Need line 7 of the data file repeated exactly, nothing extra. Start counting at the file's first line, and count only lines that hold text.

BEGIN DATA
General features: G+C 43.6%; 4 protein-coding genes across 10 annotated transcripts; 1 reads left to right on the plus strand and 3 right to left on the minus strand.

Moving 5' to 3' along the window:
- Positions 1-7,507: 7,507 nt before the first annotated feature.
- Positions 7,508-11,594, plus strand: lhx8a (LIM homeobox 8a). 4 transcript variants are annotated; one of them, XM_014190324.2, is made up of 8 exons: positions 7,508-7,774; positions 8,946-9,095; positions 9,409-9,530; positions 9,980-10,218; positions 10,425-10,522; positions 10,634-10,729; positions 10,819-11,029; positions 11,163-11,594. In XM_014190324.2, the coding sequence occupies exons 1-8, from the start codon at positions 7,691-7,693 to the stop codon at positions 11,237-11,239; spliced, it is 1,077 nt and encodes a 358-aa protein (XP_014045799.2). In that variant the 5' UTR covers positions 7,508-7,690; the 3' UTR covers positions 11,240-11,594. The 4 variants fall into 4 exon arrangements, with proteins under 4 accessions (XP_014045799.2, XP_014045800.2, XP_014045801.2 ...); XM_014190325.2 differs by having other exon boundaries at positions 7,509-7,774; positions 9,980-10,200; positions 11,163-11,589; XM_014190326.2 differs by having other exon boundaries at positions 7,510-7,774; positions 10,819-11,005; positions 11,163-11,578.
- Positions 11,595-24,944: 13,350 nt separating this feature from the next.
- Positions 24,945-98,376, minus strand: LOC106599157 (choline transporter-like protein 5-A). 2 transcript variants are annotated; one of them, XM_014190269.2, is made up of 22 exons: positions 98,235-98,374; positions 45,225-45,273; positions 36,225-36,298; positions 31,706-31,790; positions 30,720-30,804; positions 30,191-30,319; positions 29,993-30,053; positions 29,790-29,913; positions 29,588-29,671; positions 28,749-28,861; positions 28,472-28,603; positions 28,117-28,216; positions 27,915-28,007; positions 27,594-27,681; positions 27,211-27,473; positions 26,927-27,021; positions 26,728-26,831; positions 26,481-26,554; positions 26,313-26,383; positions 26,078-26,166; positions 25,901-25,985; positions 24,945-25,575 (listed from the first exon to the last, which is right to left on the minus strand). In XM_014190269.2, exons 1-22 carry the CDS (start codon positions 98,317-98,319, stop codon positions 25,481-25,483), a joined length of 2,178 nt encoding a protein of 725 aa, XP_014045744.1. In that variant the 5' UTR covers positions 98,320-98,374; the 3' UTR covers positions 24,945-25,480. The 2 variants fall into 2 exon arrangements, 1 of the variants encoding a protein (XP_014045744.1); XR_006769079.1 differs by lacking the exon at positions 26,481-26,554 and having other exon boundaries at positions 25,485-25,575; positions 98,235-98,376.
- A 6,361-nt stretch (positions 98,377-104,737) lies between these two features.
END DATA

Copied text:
- A 6,361-nt stretch (positions 98,377-104,737) lies between these two features.